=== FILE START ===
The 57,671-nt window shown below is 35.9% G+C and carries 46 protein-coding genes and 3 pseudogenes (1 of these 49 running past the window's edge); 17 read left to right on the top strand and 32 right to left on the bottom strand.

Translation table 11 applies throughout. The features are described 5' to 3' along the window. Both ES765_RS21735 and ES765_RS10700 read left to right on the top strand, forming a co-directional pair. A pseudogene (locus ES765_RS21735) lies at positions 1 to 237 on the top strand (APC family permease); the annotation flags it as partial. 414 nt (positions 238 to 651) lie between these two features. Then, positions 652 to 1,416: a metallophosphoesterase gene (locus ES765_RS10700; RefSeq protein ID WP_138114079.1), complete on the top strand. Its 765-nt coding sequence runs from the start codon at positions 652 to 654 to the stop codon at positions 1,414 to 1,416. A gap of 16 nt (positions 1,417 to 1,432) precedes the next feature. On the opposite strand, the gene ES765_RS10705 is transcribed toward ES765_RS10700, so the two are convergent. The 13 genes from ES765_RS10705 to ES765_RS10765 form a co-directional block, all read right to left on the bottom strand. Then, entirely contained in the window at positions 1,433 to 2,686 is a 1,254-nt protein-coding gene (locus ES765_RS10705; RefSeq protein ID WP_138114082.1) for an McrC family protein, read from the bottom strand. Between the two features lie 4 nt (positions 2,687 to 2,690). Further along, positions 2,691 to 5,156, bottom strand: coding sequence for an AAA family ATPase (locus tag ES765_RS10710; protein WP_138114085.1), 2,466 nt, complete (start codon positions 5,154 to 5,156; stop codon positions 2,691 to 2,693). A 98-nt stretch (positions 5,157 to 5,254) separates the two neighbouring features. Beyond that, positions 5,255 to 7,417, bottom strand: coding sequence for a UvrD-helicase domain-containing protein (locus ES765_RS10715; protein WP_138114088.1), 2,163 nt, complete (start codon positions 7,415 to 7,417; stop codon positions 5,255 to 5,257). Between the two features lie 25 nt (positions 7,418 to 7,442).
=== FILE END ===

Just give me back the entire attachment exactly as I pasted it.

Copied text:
The 57,671-nt window shown below is 35.9% G+C and carries 46 protein-coding genes and 3 pseudogenes (1 of these 49 running past the window's edge); 17 read left to right on the top strand and 32 right to left on the bottom strand.

Translation table 11 applies throughout. The features are described 5' to 3' along the window. Both ES765_RS21735 and ES765_RS10700 read left to right on the top strand, forming a co-directional pair. A pseudogene (locus ES765_RS21735) lies at positions 1 to 237 on the top strand (APC family permease); the annotation flags it as partial. 414 nt (positions 238 to 651) lie between these two features. Then, positions 652 to 1,416: a metallophosphoesterase gene (locus ES765_RS10700; RefSeq protein ID WP_138114079.1), complete on the top strand. Its 765-nt coding sequence runs from the start codon at positions 652 to 654 to the stop codon at positions 1,414 to 1,416. A gap of 16 nt (positions 1,417 to 1,432) precedes the next feature. On the opposite strand, the gene ES765_RS10705 is transcribed toward ES765_RS10700, so the two are convergent. The 13 genes from ES765_RS10705 to ES765_RS10765 form a co-directional block, all read right to left on the bottom strand. Then, entirely contained in the window at positions 1,433 to 2,686 is a 1,254-nt protein-coding gene (locus ES765_RS10705; RefSeq protein ID WP_138114082.1) for an McrC family protein, read from the bottom strand. Between the two features lie 4 nt (positions 2,687 to 2,690). Further along, positions 2,691 to 5,156, bottom strand: coding sequence for an AAA family ATPase (locus tag ES765_RS10710; protein WP_138114085.1), 2,466 nt, complete (start codon positions 5,154 to 5,156; stop codon positions 2,691 to 2,693). A 98-nt stretch (positions 5,157 to 5,254) separates the two neighbouring features. Beyond that, positions 5,255 to 7,417, bottom strand: coding sequence for a UvrD-helicase domain-containing protein (locus ES765_RS10715; protein WP_138114088.1), 2,163 nt, complete (start codon positions 7,415 to 7,417; stop codon positions 5,255 to 5,257). Between the two features lie 25 nt (positions 7,418 to 7,442).